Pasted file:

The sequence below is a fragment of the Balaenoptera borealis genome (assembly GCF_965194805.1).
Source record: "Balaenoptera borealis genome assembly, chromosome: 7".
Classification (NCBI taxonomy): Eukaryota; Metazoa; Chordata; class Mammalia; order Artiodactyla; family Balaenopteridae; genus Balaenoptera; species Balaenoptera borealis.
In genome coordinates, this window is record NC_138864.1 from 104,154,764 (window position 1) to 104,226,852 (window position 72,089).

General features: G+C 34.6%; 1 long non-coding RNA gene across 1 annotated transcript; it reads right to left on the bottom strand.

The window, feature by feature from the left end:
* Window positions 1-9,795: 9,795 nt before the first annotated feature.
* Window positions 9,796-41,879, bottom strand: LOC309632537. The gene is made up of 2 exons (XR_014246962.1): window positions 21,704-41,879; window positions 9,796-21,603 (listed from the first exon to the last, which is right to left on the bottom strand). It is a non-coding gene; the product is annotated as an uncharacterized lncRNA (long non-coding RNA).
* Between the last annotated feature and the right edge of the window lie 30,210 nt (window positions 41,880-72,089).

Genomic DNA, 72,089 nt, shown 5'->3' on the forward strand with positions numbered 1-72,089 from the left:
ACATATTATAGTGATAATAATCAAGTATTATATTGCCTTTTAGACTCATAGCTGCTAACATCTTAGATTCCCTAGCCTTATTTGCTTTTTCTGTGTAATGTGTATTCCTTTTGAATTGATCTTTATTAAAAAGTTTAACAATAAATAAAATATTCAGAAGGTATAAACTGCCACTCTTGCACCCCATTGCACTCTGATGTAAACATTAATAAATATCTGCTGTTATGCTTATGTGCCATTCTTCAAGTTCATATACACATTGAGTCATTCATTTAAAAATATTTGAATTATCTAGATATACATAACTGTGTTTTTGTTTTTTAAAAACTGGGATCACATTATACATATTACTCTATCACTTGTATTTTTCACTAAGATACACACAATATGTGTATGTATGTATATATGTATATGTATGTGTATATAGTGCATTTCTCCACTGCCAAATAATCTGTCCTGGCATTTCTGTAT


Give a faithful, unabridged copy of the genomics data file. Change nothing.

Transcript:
The sequence below is a fragment of the Balaenoptera borealis genome (assembly GCF_965194805.1).
Source record: "Balaenoptera borealis genome assembly, chromosome: 7".
Classification (NCBI taxonomy): Eukaryota; Metazoa; Chordata; class Mammalia; order Artiodactyla; family Balaenopteridae; genus Balaenoptera; species Balaenoptera borealis.
In genome coordinates, this window is record NC_138864.1 from 104,154,764 (window position 1) to 104,226,852 (window position 72,089).

General features: G+C 34.6%; 1 long non-coding RNA gene across 1 annotated transcript; it reads right to left on the bottom strand.

The window, feature by feature from the left end:
* Window positions 1-9,795: 9,795 nt before the first annotated feature.
* Window positions 9,796-41,879, bottom strand: LOC309632537. The gene is made up of 2 exons (XR_014246962.1): window positions 21,704-41,879; window positions 9,796-21,603 (listed from the first exon to the last, which is right to left on the bottom strand). It is a non-coding gene; the product is annotated as an uncharacterized lncRNA (long non-coding RNA).
* Between the last annotated feature and the right edge of the window lie 30,210 nt (window positions 41,880-72,089).

Genomic DNA, 72,089 nt, shown 5'->3' on the forward strand with positions numbered 1-72,089 from the left:
ACATATTATAGTGATAATAATCAAGTATTATATTGCCTTTTAGACTCATAGCTGCTAACATCTTAGATTCCCTAGCCTTATTTGCTTTTTCTGTGTAATGTGTATTCCTTTTGAATTGATCTTTATTAAAAAGTTTAACAATAAATAAAATATTCAGAAGGTATAAACTGCCACTCTTGCACCCCATTGCACTCTGATGTAAACATTAATAAATATCTGCTGTTATGCTTATGTGCCATTCTTCAAGTTCATATACACATTGAGTCATTCATTTAAAAATATTTGAATTATCTAGATATACATAACTGTGTTTTTGTTTTTTAAAAACTGGGATCACATTATACATATTACTCTATCACTTGTATTTTTCACTAAGATACACACAATATGTGTATGTATGTATATATGTATATGTATGTGTATATAGTGCATTTCTCCACTGCCAAATAATCTGTCCTGGCATTTCTGTAT